Cancer-free boy gives back

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Luke Andritsch battled leukemia at age 3, and has now been cancer free for almost five years. (Submitted photos)

Luke Andritsch battled leukemia at age 3, and has now been cancer free for almost five years. (Submitted photos)

By Anna Skinner

At the young age of 3, Luke Andritsch was diagnosed with Acute Lymphoblastic Leukemia at Riley Hospital.

He began playing the drums, because they helped make him feel better on his worse days.

Luke continued his treatment for three years and come July, will be cancer-free for five years.

Although Luke’s battle with cancer is over, he still feels for the kids at Riley who have not beaten cancer yet. That led way to his creation of “rhythm pax”, a canvas bag full of a variety of different ways to create music because he wanted to share the same feeling he had with other kids.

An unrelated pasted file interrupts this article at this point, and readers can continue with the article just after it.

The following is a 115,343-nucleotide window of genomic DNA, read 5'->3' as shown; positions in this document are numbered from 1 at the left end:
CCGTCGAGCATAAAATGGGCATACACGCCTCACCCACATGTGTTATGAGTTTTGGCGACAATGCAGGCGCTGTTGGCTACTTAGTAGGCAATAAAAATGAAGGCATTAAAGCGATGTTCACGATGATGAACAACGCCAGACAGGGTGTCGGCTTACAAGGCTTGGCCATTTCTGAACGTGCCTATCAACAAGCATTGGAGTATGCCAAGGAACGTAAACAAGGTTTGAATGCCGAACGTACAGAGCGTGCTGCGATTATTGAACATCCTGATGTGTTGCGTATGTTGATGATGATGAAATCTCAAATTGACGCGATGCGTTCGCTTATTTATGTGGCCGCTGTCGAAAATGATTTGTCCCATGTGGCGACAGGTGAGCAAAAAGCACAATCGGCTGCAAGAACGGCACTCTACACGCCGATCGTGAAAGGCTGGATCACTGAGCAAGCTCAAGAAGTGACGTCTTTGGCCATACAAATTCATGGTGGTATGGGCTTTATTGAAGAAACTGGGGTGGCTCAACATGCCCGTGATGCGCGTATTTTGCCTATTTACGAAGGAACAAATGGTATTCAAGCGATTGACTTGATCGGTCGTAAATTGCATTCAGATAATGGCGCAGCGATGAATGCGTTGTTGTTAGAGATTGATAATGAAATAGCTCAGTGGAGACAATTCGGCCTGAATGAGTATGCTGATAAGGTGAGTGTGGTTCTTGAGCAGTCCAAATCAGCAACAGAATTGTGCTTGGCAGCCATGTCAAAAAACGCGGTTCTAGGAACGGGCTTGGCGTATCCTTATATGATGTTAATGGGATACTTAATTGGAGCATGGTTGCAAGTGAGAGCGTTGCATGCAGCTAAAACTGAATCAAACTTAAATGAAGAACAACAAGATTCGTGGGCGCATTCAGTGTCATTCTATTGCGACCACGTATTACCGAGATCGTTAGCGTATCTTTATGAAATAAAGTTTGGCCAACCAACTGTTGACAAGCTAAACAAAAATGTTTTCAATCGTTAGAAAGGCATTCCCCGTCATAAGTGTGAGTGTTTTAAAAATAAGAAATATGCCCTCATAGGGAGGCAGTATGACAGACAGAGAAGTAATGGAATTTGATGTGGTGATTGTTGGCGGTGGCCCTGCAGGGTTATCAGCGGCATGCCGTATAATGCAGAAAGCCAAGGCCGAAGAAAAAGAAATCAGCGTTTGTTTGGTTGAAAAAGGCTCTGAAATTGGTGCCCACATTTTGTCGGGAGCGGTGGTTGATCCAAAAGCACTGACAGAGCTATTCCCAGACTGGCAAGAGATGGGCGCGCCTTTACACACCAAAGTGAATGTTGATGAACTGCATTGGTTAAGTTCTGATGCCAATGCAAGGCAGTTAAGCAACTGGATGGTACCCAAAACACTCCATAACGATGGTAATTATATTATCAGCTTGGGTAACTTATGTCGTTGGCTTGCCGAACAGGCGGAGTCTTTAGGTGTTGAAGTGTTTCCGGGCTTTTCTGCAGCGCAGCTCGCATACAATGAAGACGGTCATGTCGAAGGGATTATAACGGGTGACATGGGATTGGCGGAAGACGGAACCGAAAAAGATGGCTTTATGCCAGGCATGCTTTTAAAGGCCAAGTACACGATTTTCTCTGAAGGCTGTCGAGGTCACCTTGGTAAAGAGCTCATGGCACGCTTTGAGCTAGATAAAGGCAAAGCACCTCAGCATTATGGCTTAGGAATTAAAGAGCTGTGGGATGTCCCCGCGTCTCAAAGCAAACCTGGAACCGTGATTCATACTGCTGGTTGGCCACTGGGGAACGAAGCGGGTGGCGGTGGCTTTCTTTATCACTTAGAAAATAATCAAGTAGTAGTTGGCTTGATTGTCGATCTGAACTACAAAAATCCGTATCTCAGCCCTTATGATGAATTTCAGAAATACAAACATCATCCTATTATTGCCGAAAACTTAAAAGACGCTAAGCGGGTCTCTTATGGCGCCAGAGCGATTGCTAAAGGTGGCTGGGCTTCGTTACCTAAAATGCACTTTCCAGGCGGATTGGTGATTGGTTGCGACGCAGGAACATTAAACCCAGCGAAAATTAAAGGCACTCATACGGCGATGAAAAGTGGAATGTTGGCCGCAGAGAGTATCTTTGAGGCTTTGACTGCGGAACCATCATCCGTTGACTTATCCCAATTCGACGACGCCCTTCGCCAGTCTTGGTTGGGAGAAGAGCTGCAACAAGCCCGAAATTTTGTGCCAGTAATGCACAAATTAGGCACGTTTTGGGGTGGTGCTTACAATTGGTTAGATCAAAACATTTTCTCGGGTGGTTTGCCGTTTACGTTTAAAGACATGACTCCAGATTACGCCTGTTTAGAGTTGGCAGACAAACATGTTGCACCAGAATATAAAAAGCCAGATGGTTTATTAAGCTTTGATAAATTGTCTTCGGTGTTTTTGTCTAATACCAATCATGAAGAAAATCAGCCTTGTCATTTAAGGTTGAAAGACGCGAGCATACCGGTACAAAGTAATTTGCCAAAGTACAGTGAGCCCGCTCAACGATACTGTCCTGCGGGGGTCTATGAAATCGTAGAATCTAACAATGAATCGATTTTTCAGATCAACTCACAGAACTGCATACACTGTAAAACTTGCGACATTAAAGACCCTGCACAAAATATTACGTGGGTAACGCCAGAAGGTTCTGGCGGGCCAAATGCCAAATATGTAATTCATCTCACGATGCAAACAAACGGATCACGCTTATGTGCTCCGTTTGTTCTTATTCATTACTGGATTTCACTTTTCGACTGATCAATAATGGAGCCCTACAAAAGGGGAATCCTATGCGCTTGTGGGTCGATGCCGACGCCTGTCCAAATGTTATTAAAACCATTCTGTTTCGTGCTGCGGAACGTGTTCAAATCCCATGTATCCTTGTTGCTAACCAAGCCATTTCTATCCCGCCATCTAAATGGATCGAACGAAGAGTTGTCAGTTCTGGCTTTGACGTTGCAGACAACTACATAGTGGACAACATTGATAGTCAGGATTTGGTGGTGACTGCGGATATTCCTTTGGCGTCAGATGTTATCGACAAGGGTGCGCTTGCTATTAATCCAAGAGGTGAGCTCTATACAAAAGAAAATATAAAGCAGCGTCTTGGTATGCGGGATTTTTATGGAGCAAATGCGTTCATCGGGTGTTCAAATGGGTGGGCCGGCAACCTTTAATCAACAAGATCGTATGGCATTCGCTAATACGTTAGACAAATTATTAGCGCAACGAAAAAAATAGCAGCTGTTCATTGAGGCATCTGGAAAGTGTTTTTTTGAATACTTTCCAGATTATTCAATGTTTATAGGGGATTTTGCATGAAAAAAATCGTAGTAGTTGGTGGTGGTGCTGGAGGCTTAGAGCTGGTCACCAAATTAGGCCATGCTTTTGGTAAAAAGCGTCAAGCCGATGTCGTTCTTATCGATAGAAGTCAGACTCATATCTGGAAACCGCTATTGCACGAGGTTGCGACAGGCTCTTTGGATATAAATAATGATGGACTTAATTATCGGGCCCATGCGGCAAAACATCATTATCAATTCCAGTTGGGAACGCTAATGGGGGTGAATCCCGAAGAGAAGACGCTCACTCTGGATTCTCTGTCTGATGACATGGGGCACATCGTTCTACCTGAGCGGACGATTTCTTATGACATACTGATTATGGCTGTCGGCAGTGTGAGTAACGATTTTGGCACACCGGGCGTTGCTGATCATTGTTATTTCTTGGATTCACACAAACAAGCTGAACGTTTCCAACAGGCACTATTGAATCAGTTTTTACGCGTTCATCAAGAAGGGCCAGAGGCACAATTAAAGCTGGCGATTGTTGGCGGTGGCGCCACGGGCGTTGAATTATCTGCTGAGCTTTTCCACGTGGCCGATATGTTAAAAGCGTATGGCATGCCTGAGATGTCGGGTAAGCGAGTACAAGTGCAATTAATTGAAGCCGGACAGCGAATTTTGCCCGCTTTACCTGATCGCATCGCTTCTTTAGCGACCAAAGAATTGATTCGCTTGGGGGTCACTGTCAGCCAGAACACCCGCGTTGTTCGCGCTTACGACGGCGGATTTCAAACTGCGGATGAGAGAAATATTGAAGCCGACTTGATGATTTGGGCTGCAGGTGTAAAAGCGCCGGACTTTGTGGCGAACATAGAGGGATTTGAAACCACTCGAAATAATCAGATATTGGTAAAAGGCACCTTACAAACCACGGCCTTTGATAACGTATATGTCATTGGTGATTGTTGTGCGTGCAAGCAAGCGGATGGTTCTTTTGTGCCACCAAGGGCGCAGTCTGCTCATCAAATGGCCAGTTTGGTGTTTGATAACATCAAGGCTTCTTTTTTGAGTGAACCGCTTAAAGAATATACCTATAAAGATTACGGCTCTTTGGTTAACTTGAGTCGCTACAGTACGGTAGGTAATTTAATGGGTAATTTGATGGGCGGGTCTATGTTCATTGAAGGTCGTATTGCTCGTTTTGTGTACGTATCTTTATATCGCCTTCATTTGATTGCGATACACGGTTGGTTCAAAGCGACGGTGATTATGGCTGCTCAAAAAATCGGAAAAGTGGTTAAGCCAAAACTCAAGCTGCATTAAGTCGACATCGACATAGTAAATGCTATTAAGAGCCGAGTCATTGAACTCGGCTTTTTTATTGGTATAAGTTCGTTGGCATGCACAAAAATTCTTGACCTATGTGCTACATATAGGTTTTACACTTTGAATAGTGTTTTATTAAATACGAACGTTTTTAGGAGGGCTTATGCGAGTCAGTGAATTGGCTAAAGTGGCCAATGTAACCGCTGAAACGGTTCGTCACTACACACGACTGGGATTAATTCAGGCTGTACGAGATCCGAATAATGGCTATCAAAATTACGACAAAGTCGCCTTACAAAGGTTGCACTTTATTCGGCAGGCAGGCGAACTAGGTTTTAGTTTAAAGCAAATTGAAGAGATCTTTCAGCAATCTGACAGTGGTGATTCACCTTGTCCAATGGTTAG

“He liked the feeling he had when he played drums, and he wanted other kids to feel good and not feel bad about going to Riley, but use it as a place of healing and a place for love instead,” Todd Andritsch, Luke’s father, said. “He just likes sharing his experience. Kids can see someone on the other side of cancer that isn’t feeling bad anymore. It’s a way to see the light at the end of that tunnel.”

Luke distributes the rhythm pax quarterly at Riley, and nurses hand them out to the sick children between his visits. For developing his rhythm pax and distributing more than 500 to kids in need, Luke was nominated for the National Kohl’s Cares Scholarship Program. The scholarship will give Luke $10,000, or $2,500 a year, when he goes to college.

Currently, as a sixth grader at Fall Creek Intermediate in Fishers, Luke is debating many things he might do at college including studying to be an engineer, a doctor or a race car driver.

To learn more or donate, visit goteamluke.org.

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